No need to hire a private detective
As your email ages, it begins to accumulate a lot of junk. The reason? You’ve signed up with plenty of websites using your email as you go about your day.
Many businesses and websites make things easier for users to log in with a single sign-on (SSO), a feature that lets you use your email account login to sign up with other services. It’s a go-to for most, but what follows is a trail of seemingly unstoppable spam emails, often from shady sources.
However, your email (and any other information you share while signing up) can sometimes be misused. As a result, you may see a lot more spam emails that clog your mailbox.
Fortunately, there are ways to regain control of your email’s privacy for free, and you don’t need to pay someone to find all accounts linked to your email address. They aren’t one-click solutions, but they get the job done.
Find All Accounts Linked to Your Email for Free
Those who are prone to overuse the “sign up with Google” button have an easy and free way to find all accounts linked with their email and cut the cord.
- Select the Settings icon at the top of the Gmail home page, and select Manage your Google Account (or just use the home page link when you’re already signed in).
- Once you’re on Google’s home page, select Security from the left pane.
- Scroll down and look for a section called Third-party apps with account access and select Manage third-party access from the bottom of the section.
- You’ll see all apps that have access to your Google account or ones on which you signed in with Google. Select any of these apps that you want to remove and select REMOVE ACCESS.
Find All Accounts Linked to Your Social Media Account for Free
You can use SSO with your social media accounts as well. However, if you want to see the accounts linked to your social media accounts and remove access for some of them, you’ll need to look for the security settings on the relevant social media website.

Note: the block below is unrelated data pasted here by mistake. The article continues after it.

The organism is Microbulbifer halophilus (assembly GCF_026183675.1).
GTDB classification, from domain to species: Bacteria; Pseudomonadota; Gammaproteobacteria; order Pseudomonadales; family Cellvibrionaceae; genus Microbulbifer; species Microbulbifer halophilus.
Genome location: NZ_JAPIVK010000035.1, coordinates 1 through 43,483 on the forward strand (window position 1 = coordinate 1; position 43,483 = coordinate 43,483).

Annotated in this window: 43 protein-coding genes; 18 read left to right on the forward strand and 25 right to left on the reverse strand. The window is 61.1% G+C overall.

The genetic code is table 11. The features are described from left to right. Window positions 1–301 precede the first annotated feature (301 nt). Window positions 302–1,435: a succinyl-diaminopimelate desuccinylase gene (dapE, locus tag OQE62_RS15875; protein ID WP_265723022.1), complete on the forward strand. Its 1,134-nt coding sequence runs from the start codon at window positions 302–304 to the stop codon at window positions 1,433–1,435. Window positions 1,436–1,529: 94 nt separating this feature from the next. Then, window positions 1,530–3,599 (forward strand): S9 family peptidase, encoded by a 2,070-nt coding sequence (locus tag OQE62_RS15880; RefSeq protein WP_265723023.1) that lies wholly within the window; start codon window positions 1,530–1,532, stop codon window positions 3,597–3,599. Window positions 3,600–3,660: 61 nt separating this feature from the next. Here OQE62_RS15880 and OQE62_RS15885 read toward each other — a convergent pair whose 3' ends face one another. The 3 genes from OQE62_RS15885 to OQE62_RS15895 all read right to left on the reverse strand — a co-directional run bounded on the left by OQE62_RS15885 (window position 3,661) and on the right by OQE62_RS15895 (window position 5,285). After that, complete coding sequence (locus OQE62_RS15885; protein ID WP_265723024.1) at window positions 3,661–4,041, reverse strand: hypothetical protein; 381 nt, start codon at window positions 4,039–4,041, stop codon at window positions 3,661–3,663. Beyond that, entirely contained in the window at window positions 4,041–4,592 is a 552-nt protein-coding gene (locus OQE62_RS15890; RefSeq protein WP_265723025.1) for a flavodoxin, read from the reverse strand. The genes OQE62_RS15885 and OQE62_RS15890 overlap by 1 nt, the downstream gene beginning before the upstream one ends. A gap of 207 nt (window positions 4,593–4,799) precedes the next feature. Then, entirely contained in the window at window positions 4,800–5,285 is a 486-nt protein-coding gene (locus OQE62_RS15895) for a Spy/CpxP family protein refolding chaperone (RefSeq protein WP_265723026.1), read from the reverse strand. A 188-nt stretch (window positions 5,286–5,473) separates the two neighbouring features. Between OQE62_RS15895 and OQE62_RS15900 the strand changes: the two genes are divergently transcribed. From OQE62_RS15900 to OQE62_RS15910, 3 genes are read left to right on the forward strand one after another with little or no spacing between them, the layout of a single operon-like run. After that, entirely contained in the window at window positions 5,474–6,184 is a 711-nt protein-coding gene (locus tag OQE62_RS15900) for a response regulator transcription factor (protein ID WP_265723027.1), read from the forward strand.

For instance, if you want to do this on Facebook:
- Select the down-arrow at the extreme right of the home page, select Settings & Privacy, and select Settings.
- Select Apps and Websites from the left pane.
- Select Remove to revoke access.
Manually Find Verification or Welcome Emails
If you’re particularly motivated, you could also go on a “confirmation email” identification spree. When you sign up on a website, you typically receive a verification or welcome email, or both.
The subject lines on these emails usually contain words like “Thank you,” “Verify,” “Confirm,” or “Signing up.” On Gmail, you can use the “Subject:” operator to look for emails with these phrases or terms in their subject lines.
For instance, searching for “Subject: Verification” will fetch all emails with the word “verification” in their subject line.
Notice how it also returns results that contain variations of the term “verification” such as “verify.” This should give you a comprehensive list of any apps you’ve ever accessed using your Gmail account.
Use Third-Party Tools To Find All Accounts Linked to Your Email
You could use tools like JustDelete.me or AccountKiller to identify all accounts your email is linked to for free. These websites aren’t exactly automated like Deseat.me (which Google has blocked now), but they get the job done nonetheless.
On Namechk, the dimmed ones are websites on which your username is already registered (presumably by you). In contrast, the green ones are websites on which the searched username is still available (i.e., not registered).
Scavenge Through Saved Accounts on Your Browser
Have you noticed that when you click on a field where you need to enter your email, a list of emails pops up? This is because your browser caches all inputs when you first join them.
Saved emails and login details allow you to log in more quickly when you visit a website the next time, and it can also help you find accounts linked to your email.
If you’re on Google Chrome:
- Click on the ellipsis at the top-right and select Settings. From the left pane, select Autofill, and select Passwords from the right pane.
- You’ll see a list of websites and the respective username-password combination listed here. You can look at your accounts, update your credentials, or delete the entries from here.
Even if you use a combination of these methods, it’s fairly difficult to find every account linked to your email address. The more years you’ve had the email, the more difficult it will be. However, it’s still good to do the best you can with these methods to reduce the probability of your data falling into the wrong hands.
Once you’re done, consider getting into the habit of using a password manager. Password managers are a great way to consolidate your online presence in one place, so future attempts to identify accounts linked to your email become a no-fuss affair.